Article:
File No. 893.51/1726
Peking, January 15, 1917, 6 p.m.
Japanese Minister has handed to Minister for Foreign Affairs note verbale urging that as the Bankers’ Syndicate is considering making a loan the Chinese Government should not make any loans elsewhere and stating that the Japanese Group is ready to supply funds immediately for urgent needs.
Minister of Finance informs me that Odagiri, Japanese representative, stated to him that as the Bankers’ Syndicate found it difficult to act at present the Japanese Bank was ready to loan immediately 10,000,000 yen on condition, however, that the negotiations with Americans be broken off. When questioned as to the attitude of the other members of syndicate Japanese representative stated Allies satisfied and Germany need not be considered. Minister of Finance dissented and stated that proposed action would be justifiable only if syndicate dissolved.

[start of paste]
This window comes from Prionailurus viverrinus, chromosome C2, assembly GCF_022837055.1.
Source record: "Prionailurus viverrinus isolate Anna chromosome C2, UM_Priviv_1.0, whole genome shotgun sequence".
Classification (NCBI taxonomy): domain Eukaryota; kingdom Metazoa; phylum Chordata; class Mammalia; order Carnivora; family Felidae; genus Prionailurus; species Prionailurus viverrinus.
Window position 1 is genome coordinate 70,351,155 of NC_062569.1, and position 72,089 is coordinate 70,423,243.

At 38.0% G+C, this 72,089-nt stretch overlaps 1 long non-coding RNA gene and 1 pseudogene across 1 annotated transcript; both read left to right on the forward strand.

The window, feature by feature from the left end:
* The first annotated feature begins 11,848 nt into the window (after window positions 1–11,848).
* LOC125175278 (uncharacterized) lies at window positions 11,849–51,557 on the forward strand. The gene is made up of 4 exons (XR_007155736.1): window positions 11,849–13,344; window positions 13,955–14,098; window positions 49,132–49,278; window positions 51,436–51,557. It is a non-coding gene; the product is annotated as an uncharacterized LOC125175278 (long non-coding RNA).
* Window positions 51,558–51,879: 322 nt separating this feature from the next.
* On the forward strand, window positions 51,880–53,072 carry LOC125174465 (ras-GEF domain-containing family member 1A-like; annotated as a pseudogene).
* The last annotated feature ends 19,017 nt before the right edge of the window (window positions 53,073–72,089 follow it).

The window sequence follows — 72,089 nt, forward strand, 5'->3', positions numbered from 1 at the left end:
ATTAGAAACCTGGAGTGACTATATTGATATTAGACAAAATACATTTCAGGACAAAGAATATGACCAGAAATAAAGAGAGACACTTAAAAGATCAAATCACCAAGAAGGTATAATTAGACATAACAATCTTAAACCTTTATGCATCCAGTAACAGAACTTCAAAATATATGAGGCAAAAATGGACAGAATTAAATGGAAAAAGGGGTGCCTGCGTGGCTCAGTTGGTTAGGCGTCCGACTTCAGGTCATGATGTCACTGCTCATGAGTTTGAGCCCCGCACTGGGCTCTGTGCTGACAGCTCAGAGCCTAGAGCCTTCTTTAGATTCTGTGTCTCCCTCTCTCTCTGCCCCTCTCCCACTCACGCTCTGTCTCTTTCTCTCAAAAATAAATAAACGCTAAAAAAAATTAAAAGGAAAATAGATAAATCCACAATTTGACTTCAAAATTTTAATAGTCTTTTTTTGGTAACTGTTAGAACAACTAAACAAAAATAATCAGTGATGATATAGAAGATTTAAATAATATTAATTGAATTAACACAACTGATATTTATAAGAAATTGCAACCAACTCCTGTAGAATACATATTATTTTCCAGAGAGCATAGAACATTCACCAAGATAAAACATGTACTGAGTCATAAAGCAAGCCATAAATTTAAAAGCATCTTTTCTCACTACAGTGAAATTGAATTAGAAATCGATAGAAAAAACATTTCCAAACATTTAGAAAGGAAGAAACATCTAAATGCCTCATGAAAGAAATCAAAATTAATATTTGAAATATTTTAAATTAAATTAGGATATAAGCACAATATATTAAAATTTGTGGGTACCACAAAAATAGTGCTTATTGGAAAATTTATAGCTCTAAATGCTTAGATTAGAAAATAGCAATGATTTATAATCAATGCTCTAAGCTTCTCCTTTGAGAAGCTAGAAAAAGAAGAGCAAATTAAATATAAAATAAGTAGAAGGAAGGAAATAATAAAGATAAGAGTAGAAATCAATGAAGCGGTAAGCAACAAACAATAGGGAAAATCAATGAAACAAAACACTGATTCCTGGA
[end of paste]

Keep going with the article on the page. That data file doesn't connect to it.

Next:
When Minister of Finance remarked that the sum mentioned would not be sufficient Japanese representative assured him that in a short time larger loan could be provided by syndicate. Minister of Finance believes that after having wrecked American negotiations and secured control Japanese would then offer participation to New York Group. He also fears that should he decline the Japanese offer influence will be exerted to oust him.
I regret to report such manifestations of an attempt covertly to abridge American opportunities and to make our action dependent on Japan. Present difficulty is the fact that all reports concerning alleged protests of the Allied Powers against the American railway and Chicago loan were sent out by Japanese agencies; unfortunately some persons in the United States appear to be walking into trap. Continued prompt independent action on our part is necessary to assure our position which is inherently very strong.